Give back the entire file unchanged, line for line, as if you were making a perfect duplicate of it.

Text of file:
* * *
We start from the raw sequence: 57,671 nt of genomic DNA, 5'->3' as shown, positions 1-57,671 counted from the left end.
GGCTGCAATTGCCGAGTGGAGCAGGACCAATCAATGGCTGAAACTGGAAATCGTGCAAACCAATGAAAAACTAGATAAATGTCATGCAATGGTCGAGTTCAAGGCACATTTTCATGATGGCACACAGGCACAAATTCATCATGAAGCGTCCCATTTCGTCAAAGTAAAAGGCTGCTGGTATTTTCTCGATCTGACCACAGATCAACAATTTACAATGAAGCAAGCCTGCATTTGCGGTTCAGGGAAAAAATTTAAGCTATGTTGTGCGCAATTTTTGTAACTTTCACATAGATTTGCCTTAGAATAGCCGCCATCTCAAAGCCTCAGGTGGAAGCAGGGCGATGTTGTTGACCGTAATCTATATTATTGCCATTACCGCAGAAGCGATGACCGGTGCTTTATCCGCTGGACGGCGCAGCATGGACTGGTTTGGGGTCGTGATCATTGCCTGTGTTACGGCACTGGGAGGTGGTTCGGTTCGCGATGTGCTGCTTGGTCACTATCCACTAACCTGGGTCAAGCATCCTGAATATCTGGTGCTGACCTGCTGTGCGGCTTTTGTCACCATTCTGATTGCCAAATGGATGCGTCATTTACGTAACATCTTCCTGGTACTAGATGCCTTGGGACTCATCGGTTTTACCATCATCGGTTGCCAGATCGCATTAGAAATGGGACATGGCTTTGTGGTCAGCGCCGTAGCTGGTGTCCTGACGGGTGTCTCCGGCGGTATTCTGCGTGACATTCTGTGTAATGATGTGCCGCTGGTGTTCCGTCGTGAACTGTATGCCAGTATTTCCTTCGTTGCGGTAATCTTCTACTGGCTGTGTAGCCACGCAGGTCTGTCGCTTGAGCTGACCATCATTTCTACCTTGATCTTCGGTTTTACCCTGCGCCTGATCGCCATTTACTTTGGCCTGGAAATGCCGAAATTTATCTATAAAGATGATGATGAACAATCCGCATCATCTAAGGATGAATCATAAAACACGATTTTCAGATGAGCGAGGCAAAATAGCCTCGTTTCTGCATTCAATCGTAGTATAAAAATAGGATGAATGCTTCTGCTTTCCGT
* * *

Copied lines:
We start from the raw sequence: 57,671 nt of genomic DNA, 5'->3' as shown, positions 1-57,671 counted from the left end.
GGCTGCAATTGCCGAGTGGAGCAGGACCAATCAATGGCTGAAACTGGAAATCGTGCAAACCAATGAAAAACTAGATAAATGTCATGCAATGGTCGAGTTCAAGGCACATTTTCATGATGGCACACAGGCACAAATTCATCATGAAGCGTCCCATTTCGTCAAAGTAAAAGGCTGCTGGTATTTTCTCGATCTGACCACAGATCAACAATTTACAATGAAGCAAGCCTGCATTTGCGGTTCAGGGAAAAAATTTAAGCTATGTTGTGCGCAATTTTTGTAACTTTCACATAGATTTGCCTTAGAATAGCCGCCATCTCAAAGCCTCAGGTGGAAGCAGGGCGATGTTGTTGACCGTAATCTATATTATTGCCATTACCGCAGAAGCGATGACCGGTGCTTTATCCGCTGGACGGCGCAGCATGGACTGGTTTGGGGTCGTGATCATTGCCTGTGTTACGGCACTGGGAGGTGGTTCGGTTCGCGATGTGCTGCTTGGTCACTATCCACTAACCTGGGTCAAGCATCCTGAATATCTGGTGCTGACCTGCTGTGCGGCTTTTGTCACCATTCTGATTGCCAAATGGATGCGTCATTTACGTAACATCTTCCTGGTACTAGATGCCTTGGGACTCATCGGTTTTACCATCATCGGTTGCCAGATCGCATTAGAAATGGGACATGGCTTTGTGGTCAGCGCCGTAGCTGGTGTCCTGACGGGTGTCTCCGGCGGTATTCTGCGTGACATTCTGTGTAATGATGTGCCGCTGGTGTTCCGTCGTGAACTGTATGCCAGTATTTCCTTCGTTGCGGTAATCTTCTACTGGCTGTGTAGCCACGCAGGTCTGTCGCTTGAGCTGACCATCATTTCTACCTTGATCTTCGGTTTTACCCTGCGCCTGATCGCCATTTACTTTGGCCTGGAAATGCCGAAATTTATCTATAAAGATGATGATGAACAATCCGCATCATCTAAGGATGAATCATAAAACACGATTTTCAGATGAGCGAGGCAAAATAGCCTCGTTTCTGCATTCAATCGTAGTATAAAAATAGGATGAATGCTTCTGCTTTCCGT